Can a supervisor be too goal oriented?
Plant Engineer Gordon Beasley was growing concerned over the number of gripes and grievances emanating from Project Supervisor Ron Corwin’s section in recent months. He asked Dave Runyan, his assistant, to look into it.
Runyan blew out his cheeks. “Ron’s one of the most technically qualified supervisors in the department.”
“I know he is. So why all the beefs?”
Good question, and a tough one to research. Runyan kicked it off with an informal chat with Corwin which yielded little more than frustration. Ron Corwin was as conscientious as they came; he was also a stiff and formal man.
“My responsibility,” he told Runyan, “is to get the job done right and on time. Unfortunately, not everyone conforms to the same high standards.”
Runyan nodded thoughtfully. “Thanks, Ron. Mind if I talk with some of your people?”
“Not at all. Why should I mind?”
He was back to square one, or was he? The assistant plant engineer next conducted discreet interviews with a few key men in Corwin’s section. They were reluctant to say anything that might be construed as derogatory, but Corwin assured them his objective wasn’t to lay blame, but to make the job more pleasant, harmonious, and productive for all parties involved.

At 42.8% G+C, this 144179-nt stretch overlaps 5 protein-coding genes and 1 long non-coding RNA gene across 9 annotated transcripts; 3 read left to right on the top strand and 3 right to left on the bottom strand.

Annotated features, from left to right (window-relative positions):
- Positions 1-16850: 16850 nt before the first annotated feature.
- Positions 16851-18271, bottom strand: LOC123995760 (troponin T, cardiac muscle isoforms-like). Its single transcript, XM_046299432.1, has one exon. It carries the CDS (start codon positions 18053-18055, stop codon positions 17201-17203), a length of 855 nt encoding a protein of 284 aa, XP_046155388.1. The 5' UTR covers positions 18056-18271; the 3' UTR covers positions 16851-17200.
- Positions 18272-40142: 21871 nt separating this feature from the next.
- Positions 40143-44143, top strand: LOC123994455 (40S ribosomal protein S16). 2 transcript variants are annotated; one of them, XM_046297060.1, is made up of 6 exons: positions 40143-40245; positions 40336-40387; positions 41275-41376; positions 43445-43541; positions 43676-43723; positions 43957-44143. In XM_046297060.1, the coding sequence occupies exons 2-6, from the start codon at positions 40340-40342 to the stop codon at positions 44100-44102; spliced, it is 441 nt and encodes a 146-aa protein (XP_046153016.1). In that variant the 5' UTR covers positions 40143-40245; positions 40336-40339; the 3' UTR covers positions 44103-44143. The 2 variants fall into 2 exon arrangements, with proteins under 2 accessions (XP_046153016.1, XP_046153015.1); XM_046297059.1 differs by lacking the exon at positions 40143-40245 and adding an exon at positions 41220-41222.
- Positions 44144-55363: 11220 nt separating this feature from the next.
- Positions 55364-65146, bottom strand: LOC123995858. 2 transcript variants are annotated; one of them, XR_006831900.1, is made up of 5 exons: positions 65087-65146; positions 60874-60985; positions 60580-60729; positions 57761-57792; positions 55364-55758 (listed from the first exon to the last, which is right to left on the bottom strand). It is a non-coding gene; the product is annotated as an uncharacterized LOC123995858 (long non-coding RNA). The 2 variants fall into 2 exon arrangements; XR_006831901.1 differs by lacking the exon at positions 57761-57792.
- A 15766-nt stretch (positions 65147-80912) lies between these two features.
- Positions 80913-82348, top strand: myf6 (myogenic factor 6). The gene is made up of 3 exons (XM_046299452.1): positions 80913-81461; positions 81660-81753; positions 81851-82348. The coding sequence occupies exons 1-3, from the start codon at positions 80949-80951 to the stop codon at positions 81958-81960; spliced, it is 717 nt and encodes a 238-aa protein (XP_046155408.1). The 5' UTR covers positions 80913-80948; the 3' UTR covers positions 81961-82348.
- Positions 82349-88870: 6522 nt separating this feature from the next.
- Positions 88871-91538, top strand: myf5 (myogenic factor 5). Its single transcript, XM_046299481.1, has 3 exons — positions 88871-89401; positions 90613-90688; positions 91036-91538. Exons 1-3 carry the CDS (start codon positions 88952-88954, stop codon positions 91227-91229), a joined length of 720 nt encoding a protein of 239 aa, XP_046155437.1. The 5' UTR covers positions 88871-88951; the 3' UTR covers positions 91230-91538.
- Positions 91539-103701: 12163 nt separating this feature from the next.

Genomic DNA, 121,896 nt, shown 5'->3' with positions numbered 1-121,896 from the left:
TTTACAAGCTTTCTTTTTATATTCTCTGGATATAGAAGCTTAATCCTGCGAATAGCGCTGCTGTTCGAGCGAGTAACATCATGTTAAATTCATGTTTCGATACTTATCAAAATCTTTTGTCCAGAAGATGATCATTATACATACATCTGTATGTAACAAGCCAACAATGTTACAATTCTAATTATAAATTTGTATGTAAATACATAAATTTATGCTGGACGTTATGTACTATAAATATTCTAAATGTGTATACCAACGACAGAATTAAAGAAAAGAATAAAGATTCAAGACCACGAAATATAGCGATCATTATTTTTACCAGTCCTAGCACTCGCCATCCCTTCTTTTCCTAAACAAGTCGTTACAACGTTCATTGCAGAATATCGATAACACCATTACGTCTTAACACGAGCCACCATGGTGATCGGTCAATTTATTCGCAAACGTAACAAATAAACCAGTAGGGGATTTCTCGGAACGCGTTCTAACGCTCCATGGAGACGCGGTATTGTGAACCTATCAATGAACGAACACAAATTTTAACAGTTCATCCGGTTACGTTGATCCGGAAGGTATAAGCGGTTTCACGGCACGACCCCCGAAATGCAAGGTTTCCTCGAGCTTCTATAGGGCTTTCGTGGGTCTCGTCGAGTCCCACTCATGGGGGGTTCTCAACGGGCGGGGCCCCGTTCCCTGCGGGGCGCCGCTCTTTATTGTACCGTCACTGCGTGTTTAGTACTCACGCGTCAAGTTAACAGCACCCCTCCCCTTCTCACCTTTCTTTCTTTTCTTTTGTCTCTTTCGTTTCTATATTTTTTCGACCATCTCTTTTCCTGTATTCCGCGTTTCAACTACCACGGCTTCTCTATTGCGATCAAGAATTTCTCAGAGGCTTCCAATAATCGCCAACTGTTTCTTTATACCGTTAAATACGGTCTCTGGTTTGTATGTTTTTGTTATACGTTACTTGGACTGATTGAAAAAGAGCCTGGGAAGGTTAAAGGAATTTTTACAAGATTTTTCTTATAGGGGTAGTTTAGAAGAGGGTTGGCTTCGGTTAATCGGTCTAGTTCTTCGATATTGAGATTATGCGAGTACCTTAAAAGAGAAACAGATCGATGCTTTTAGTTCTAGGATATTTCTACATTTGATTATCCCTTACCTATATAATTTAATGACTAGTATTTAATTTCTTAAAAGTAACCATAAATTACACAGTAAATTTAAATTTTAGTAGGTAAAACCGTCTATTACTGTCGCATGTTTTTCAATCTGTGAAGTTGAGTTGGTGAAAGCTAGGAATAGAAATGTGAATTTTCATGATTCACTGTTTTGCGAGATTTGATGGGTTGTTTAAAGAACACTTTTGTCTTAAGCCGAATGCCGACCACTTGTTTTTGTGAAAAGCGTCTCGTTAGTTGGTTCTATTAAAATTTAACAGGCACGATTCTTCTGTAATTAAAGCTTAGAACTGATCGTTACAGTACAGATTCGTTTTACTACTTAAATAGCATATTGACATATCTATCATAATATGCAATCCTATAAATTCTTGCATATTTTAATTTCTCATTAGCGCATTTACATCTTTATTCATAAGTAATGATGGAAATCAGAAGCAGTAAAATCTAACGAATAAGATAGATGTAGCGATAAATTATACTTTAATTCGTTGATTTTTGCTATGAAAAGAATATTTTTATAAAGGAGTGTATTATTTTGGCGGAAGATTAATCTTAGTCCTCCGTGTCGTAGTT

It wasn’t easy, but to a man two viewpoints appeared to prevail.
1. Corwin was tops from a technical standpoint, conscientiously goal-driven. For this he earned his peoples’ respect.
2. From a personal and human standpoint, he didn’t rate so well. He was often brusque, and lacked interest in subordinates’ problems and welfare.
Armed with this information, Runyan reported back to his boss.
Question : In the plant engineer’s place, how would you deal with this problem?
Beasley’s strategy: Plant Engineer Gordon Beasley summoned Corwin to his office and asked him point blank: “Ron, what constitutes an effective manager?”
The project supervisor knew why he’d been summoned. “Getting the job out on time and maintaining high quality standards in the process.”
Beasley smiled. “I couldn’t agree more. Goal-orientation is a critical attribute and I won’t underrate it. But people-orientation is equally important, human compassion and personal interest in one’s subordinates. You score very high as a goal, or production, oriented manager. What I’d like you to do now is take a closer look at yourself as a people- oriented manager. Do you see what I’m getting at?”
Corwin was no fool. “Yes, I do.”